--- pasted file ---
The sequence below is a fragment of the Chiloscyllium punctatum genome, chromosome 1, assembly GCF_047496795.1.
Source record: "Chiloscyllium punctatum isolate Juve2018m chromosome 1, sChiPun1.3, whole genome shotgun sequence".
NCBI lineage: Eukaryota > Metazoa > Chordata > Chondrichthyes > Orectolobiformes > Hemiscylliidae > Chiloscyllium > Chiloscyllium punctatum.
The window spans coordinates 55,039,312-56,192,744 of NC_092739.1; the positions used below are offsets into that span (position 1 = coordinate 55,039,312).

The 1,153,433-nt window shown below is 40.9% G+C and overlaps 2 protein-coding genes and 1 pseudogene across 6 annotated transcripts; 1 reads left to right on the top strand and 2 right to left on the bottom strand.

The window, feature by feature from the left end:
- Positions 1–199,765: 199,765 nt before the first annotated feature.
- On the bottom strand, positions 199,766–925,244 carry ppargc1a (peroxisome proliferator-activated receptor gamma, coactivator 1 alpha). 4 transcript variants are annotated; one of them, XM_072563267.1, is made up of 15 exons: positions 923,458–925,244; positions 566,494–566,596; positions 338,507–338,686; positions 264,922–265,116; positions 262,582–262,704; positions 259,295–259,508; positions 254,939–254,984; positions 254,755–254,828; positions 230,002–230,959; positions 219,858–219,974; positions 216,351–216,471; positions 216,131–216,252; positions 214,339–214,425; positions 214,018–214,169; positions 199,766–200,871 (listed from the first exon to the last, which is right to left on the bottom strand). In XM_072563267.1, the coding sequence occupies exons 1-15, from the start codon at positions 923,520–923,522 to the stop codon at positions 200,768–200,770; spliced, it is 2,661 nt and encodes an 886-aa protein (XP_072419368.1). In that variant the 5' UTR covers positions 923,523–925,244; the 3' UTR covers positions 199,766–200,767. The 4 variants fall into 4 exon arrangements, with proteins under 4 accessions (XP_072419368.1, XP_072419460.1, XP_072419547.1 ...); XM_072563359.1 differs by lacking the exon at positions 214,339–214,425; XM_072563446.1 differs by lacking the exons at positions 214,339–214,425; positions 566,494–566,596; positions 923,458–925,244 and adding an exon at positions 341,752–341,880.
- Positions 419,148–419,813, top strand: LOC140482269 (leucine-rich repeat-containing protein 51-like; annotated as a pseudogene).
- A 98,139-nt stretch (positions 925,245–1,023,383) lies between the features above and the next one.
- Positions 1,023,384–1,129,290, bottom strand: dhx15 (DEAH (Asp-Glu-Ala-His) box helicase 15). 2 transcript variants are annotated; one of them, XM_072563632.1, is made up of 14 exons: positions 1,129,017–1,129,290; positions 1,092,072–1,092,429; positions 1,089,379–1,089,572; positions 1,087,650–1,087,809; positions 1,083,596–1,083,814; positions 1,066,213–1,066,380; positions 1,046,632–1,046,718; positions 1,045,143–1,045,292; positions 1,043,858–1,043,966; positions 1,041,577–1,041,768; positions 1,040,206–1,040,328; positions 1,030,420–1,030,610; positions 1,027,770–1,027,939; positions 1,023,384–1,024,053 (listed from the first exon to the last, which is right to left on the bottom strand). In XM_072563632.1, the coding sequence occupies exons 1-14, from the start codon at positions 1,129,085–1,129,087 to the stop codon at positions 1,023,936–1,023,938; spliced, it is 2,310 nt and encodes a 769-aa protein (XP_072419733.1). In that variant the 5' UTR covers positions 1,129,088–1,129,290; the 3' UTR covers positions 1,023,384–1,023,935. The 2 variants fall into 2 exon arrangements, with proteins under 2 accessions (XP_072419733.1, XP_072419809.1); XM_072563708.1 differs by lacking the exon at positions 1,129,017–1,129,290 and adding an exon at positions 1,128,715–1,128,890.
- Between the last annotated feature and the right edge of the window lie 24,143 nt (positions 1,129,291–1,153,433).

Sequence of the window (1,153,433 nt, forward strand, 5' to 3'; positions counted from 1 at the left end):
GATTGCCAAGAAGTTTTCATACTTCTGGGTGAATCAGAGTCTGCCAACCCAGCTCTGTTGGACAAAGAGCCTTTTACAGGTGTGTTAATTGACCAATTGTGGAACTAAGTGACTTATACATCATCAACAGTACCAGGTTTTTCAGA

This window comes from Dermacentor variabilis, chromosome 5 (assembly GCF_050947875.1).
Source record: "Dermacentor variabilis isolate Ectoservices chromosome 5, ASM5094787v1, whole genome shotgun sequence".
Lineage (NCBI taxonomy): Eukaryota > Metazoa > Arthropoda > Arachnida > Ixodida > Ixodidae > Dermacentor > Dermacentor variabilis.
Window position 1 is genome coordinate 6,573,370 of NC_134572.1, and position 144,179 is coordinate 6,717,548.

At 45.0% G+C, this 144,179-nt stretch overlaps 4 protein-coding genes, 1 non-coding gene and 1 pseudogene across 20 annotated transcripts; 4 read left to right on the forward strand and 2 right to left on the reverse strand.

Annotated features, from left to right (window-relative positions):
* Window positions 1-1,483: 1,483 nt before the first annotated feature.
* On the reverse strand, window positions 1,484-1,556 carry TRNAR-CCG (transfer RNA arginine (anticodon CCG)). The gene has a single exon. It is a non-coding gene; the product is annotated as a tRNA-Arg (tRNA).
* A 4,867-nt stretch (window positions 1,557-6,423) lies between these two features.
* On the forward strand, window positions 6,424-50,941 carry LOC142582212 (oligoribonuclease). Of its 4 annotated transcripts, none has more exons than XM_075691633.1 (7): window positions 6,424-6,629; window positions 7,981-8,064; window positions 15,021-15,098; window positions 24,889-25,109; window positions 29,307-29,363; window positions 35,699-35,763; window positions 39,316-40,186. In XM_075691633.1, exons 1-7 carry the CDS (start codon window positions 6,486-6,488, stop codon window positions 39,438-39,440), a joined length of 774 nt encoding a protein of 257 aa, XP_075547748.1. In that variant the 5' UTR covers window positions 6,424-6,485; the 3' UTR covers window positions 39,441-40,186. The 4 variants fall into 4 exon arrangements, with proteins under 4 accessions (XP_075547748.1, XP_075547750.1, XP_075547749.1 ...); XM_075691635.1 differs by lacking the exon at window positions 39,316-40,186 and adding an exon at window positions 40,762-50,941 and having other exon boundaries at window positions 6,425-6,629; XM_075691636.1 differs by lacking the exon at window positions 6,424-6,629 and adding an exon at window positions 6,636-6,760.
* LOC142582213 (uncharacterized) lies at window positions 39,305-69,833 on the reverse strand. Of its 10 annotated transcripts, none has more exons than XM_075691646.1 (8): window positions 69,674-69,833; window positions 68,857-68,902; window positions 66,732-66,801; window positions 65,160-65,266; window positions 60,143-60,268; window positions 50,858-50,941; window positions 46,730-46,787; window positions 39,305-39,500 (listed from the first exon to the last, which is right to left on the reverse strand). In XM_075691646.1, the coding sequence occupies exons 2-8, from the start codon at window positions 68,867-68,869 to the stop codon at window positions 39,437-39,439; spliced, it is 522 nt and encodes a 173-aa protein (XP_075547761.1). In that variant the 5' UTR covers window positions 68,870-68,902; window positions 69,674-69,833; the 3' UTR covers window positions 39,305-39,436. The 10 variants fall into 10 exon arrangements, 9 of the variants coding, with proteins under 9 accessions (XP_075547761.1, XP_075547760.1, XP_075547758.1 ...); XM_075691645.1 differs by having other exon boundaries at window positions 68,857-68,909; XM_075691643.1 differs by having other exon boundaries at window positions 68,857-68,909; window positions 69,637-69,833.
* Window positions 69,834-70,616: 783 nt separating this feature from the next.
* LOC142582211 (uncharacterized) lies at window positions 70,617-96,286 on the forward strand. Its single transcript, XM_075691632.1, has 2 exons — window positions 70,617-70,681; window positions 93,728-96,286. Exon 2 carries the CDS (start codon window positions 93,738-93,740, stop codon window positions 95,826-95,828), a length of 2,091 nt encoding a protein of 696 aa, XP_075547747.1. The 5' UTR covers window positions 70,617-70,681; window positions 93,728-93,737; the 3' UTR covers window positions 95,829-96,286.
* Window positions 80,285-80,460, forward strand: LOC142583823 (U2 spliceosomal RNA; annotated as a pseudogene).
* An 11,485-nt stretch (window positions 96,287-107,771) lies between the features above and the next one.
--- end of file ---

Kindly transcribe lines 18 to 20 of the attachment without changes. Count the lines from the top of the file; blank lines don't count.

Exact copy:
Window position 1 is genome coordinate 6,573,370 of NC_134572.1, and position 144,179 is coordinate 6,717,548.

At 45.0% G+C, this 144,179-nt stretch overlaps 4 protein-coding genes, 1 non-coding gene and 1 pseudogene across 20 annotated transcripts; 4 read left to right on the forward strand and 2 right to left on the reverse strand.

Annotated features, from left to right (window-relative positions):